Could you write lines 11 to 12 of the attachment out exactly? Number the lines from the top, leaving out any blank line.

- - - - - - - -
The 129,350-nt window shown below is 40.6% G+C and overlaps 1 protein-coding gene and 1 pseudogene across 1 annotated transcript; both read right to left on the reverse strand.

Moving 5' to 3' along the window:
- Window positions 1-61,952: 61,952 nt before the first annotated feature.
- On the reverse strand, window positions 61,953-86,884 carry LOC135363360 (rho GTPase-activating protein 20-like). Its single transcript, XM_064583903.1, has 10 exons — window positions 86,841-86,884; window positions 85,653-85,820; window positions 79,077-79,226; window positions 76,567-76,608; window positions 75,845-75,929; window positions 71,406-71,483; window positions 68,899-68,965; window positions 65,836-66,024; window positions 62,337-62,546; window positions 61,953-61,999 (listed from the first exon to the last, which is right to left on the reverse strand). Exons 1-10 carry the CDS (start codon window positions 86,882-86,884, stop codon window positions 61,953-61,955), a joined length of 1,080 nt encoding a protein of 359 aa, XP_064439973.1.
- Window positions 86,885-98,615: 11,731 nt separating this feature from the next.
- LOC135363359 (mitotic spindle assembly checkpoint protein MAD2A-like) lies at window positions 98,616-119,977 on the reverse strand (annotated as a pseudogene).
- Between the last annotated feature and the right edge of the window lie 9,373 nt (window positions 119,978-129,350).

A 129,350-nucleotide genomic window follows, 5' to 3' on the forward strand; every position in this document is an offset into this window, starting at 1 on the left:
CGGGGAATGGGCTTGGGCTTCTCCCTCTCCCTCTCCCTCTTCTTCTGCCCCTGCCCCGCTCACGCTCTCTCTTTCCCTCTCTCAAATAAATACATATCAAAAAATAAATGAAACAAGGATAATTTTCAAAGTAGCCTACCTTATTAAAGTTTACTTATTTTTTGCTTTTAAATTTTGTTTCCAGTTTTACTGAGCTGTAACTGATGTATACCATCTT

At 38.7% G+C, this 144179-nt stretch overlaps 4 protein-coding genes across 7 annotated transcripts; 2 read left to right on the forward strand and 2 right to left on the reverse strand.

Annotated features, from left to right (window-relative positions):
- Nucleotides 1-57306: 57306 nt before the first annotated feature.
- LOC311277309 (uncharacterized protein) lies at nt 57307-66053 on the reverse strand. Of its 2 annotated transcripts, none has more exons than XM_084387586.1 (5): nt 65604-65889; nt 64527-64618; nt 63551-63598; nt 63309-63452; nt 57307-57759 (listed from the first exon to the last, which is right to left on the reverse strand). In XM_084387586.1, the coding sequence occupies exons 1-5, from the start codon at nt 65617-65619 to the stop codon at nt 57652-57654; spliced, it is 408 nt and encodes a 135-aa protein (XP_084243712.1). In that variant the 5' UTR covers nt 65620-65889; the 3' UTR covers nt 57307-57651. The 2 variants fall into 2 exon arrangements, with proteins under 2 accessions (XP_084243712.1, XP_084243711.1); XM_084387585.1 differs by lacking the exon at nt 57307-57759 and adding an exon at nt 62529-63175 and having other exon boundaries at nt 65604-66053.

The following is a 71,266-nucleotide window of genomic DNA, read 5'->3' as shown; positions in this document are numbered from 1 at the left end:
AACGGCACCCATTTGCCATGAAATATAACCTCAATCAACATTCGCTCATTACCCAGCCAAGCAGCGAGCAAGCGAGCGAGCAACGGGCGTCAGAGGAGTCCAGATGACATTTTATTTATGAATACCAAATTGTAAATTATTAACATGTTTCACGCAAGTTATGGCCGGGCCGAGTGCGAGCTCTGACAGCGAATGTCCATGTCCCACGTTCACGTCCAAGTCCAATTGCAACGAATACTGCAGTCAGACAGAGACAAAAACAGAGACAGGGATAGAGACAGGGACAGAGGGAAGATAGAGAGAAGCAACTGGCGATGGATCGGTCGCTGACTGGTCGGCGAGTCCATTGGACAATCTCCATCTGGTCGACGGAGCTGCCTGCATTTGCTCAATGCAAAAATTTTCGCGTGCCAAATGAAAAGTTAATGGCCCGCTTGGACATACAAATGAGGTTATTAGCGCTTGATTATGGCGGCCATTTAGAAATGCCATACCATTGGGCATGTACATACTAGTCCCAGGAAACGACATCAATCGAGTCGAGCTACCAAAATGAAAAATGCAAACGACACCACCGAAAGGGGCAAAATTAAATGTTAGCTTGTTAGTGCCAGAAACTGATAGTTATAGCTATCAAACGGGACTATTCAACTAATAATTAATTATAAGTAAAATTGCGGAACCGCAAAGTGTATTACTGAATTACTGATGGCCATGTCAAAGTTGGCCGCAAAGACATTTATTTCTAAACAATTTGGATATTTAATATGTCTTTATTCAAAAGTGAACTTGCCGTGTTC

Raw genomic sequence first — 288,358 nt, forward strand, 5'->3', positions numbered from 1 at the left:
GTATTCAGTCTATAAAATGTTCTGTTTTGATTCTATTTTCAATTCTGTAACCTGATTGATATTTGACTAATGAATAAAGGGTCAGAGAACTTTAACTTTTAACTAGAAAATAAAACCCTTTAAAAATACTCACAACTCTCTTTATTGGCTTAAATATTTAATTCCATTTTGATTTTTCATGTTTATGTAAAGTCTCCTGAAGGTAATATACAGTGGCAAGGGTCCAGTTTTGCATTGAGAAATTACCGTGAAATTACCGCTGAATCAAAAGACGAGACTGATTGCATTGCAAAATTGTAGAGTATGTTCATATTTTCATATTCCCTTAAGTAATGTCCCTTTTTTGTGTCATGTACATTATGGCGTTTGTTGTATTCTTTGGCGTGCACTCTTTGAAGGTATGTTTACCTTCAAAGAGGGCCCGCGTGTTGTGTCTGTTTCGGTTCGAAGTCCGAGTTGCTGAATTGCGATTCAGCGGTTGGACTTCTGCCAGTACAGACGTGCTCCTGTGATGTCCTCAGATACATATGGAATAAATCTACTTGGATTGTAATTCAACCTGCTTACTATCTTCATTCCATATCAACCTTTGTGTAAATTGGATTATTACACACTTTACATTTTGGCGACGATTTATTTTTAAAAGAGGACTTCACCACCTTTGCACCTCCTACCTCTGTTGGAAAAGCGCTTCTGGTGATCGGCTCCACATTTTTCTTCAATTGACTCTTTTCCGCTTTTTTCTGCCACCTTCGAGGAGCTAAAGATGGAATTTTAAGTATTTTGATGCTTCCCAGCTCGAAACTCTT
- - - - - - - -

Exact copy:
Annotated features, from left to right (window-relative positions):
- Nucleotides 1-57306: 57306 nt before the first annotated feature.